While coding on a project recently I ran into a situation while making an API request. The POST request (being sent from my frontend in REACT) in question was running into a security problem. Since I was sending a request from the client-side, it was violating a CORS preflight check and not allowed. After a bit of digging I realized the endpoint I was trying to hit didn’t allow CORS because at the end of the day, it’s just not secure enough when dealing with certain services. Many SAAS services don’t support CORS so I needed to find a way around it for this one step of the verification process. I knew if I could get the POST fetch working from the RAILS backend I wouldn’t have to deal with CORS at all, thus ensuring I would get the precious access token I would need to make any API calls to the site.
There was one issue though. In order to get the access token, a POST request must be sent up with an authorization code value I received from a previous API hit. I was pulling off this value from a redirect URL and putting it in Local Storage (which is only frontend). How could I send this value back to a RAILS controller to be used in the backend fetch? Enter Ajax.
What is Ajax?
AJAX isn’t a programming language. It simply uses a mix of a browser built-in XMLHttpRequest object to request data from a server and JS/HTML to display the data.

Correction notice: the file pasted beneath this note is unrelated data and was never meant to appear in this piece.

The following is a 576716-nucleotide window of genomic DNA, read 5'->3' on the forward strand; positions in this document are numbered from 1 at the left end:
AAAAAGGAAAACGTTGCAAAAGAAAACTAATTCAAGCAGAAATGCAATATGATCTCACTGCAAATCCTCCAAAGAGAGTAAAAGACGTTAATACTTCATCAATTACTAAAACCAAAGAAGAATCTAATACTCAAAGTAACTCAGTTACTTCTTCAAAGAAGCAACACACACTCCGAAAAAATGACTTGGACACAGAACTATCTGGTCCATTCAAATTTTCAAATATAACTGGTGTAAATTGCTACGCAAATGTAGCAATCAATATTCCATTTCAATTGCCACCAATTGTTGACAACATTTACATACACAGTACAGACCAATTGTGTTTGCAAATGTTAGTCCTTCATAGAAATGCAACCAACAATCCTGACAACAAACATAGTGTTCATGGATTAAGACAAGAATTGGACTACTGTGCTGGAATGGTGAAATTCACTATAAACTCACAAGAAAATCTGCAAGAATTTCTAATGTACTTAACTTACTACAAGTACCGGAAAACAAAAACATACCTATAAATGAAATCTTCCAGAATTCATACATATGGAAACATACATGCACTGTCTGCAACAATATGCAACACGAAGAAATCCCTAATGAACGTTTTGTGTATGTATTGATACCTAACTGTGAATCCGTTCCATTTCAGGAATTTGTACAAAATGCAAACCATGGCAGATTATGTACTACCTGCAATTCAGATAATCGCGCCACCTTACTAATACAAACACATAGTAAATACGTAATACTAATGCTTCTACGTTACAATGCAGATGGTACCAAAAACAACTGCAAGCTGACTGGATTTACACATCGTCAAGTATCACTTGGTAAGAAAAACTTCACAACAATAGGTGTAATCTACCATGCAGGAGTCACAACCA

More importantly for my needs, you can send data to the server in the background. This was how I was going to get my authorization code value to my backend Rails server.
How it Works
In React you must first include jquery to use AJAX. In your project directory install it with:
npm install jquery --save
Then use it in any component by:
import $ from "jquery
Here is an example of how I used AJAX for this particular problem.
As you can see, we have a function that will pull the value of “auth_code” from localStorage and send that code to the backend.
The AJAX request starts on line 6. We are making a request object with a url, the type of request, and the data we wish to send back to our Rails server.
url: the path to the controller you want to send the data to
type: the type of request (we are POSTing this information to the controller. Make sure there is a corresponding POST route defined in your backend routes folder)
data: in this case we are converting the the auth_code we pulled from localStorage into JSON.
Let’s drop a byebug in the controller and see if we can access the auth_code.
When byebug stops the code we can look at what the params are and see that we indeed have sent back the auth_code.
Success! Now we can do with it whatever we want!
Tip of the Ajax Iceburg
There are plenty of uses for an AJAX request. To see more you can check out the official docs here.